Monday, February 15, 2010

2005 NAIP Finally Done

This past week:

Tracy was only able to meet with me for 30 minutes today during her office hours but she was able to help me work out a few conversion and geodatabase creation issues. She said she doesn’t do much work with Rasters in her research which is unfortunately mostly what I do in mine. When I email Dawn she usually refers me to Tracy as the campus GIS assistant so if Tracy can’t help me I’m on my own to find a way to figure things out. Right now I’m having issues converting a MrSID compressed NAIP of Rainier to a Raster Grid that I can import into a Rainier Geodatabase I’m creating. My Hood geodatabase is all set up and working great. Having all my work within the geodatabase means that I can relate files easier and do more in depth analysis. It also means that my entire project is self-contained which is great for backup as I only need to back up one folder rather than a million linked folders as Arc usually does with files not in a geodatabase. I’ve got all of the Landsat band ratio’s ready to import into Arc and I have established a great reclassification scheme based off the brightness value I pick for the threshold. I’m going to start with the low snow years of 87, 92, and 2005. The 2005 year corresponds perfectly with the 2005 NAIP so I have a real clear view of the debris-free ice extent for picking the threshold value. It’s a little tough comparing a 30m resolution band ratio to the .5m resolution NAIP so I’m looking at several different threshold values and comparing. Right now a value of .3 is looking the best it seems.

The next issue I’m having (at least with Hood) is that the only outlines I have are from USGS maps digitized for GLIMMS by Andrew Fountain. I’m not sure off the top of my head what year he did this and from what year USGS map he did it from but if it wasn’t from orthophotos or a hi-res sat image then I can’t take it as highly reliable. My step after I classify based on the threshold is to “clip” out the reclassified area that is clearly not glacier outside of the mountain (extra purple area around Hood in image on right). For Rainier I did this by using the very large 1913 outline (which was definitely the furthest extent of the glaciers) but for Hood I now only have the GLIMMS outlines to use to clip the reclassified image and if those outlines were from glacier extents later than 87 I’d be clipping out parts of the 87 band ratio extent when I do the clip function. I suppose I could use a buffer of a couple hundred meters (there is no way the glaciers could have changed that dramatically) to create another clip layer based on the GLIMMS outline but I’d rather wait until I hear back from Andrew Fountain about what he may provide for me. The nice thing about the the GLIMMS outlines is that they come with a great attribute table and are composed of 115 different selectable polygons so I can select certain glaciers like the Elliot (outlined in torquoise in the purple on right). Being able to select the individual areas I can then perform analysis on each. Based on what I’ve seen so far it looks like the south facing glaciers have undergone more ablation than the north on Hood at least.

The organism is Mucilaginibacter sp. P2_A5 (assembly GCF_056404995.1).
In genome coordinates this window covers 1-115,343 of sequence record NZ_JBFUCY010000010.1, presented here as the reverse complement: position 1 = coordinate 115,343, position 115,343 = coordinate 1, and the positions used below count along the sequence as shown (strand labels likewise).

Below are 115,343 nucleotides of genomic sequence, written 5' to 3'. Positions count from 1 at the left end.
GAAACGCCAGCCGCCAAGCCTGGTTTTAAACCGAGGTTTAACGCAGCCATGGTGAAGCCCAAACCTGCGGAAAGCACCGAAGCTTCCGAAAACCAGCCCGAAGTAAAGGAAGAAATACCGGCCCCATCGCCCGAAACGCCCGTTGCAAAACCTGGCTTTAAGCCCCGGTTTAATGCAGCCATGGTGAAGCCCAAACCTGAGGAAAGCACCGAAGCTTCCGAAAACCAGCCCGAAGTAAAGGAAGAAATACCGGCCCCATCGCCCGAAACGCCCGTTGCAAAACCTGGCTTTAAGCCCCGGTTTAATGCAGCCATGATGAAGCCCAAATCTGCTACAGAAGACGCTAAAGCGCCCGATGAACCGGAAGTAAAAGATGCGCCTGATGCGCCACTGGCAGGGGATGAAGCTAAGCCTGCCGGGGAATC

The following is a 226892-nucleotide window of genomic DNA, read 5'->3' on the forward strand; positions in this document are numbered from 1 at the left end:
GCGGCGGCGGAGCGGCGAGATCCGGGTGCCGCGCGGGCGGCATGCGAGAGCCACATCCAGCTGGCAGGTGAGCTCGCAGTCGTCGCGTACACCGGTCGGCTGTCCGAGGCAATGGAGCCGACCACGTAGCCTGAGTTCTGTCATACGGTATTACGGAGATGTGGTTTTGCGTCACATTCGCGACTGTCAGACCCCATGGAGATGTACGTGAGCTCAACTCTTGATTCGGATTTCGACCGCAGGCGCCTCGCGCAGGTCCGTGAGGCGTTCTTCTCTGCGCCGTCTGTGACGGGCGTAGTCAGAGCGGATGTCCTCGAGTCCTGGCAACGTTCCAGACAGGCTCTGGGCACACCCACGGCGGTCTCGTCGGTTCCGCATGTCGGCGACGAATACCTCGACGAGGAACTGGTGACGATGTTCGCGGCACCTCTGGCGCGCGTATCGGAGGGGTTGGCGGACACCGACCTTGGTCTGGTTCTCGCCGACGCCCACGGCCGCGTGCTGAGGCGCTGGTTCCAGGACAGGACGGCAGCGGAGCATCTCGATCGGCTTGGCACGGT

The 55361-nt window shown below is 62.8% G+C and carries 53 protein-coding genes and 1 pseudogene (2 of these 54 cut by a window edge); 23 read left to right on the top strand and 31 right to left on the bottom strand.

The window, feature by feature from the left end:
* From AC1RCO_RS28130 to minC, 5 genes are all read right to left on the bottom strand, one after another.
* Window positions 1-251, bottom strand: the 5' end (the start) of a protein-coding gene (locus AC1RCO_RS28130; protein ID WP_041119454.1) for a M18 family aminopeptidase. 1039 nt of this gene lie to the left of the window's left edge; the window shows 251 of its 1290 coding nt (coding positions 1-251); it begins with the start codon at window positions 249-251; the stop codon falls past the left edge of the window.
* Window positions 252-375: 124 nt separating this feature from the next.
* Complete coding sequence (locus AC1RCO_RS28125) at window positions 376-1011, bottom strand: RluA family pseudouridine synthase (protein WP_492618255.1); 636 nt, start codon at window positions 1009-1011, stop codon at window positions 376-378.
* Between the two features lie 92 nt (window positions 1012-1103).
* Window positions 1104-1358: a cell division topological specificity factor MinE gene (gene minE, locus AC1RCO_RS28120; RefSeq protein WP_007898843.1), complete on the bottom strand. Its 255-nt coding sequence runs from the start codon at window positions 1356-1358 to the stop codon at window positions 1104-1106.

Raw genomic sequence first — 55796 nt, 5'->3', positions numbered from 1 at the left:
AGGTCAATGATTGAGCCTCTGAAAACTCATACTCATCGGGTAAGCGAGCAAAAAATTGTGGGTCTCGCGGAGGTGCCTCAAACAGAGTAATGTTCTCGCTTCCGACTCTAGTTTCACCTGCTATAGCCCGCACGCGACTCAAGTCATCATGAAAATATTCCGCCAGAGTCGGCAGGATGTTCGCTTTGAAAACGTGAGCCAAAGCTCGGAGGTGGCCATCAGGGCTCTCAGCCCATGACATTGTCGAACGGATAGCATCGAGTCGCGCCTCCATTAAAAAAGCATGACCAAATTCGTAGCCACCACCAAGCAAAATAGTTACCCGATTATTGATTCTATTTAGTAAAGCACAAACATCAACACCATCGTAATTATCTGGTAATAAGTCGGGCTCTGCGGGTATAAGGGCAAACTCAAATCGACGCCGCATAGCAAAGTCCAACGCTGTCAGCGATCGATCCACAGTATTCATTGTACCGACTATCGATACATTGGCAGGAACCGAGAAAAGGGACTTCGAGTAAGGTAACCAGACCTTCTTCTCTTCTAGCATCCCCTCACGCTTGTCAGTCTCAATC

My next step is trying to find a way to measure the area change and elevation change between decades. The elevation change may be easier but the area is harder. Before when I measured the area change it was in 2D but I want to do it in 3D now incorporating the slope because when the 2D sat image is draped over the LiDAR hillshade the area of coverage is different. I talked to Tracy about this and she suggested a few things but she wasn’t sure how to do it either. I’m going to look into this on Monday but if I can’t figure it out I’m going to stop in during Dawn’s office hours next week.

Also, there is a 2009 NAIP for Clackamas county.... The link is here:

You don’t have any connections to be able to download that NAIP for free would you? Is it possible to use any funds to get it? For some reason the 2005 NAIP on the south side of the mountain above Timberline is “hazy” compared to the other sides... I’ve double checked and it is definitely the NAIP from Oregon explorer, not anything I’ve done... Not sure why they allowed that as Hood seems like a pretty important oregon feature to leave crappy looking on the NAIP... I could use the 2005 NAIP to help locate the threshold value but for any “eye candy” produced with the research, having it draped over the most recent (and I assume clearer) 2009 NAIP would would look much nicer...

So, right now I’m waiting for Andrew’s better outlines and I’m researching and looking through help files how to do the spatial analysis within Arc. Once I’ve figured that out I can look specifically at the different glaciers of both mountains. The 2nd image up from the bottom is a close-up of the GLIMMS glacier outlines... as you can see I question their accuracy. The last image is of the elliot glacier over the hillshade. The green in the last two, and first is 2005 while the blue is 1987. In the middle image the light blue is 2005 and the dark is 1987. You’ll also see that I found a great rivers layer that I’ve added to the figures as well.

From your email you sounded busy. Good luck with everything. After weeks of rain this weekend is supposed to be sunny and warm so my buddy Chris and I are going to attempt a ski descent from the summit of Hood tomorrow morning. I’ll tell you how it went and provide a link to the helmet cam footage next week if you’re interested...


No comments: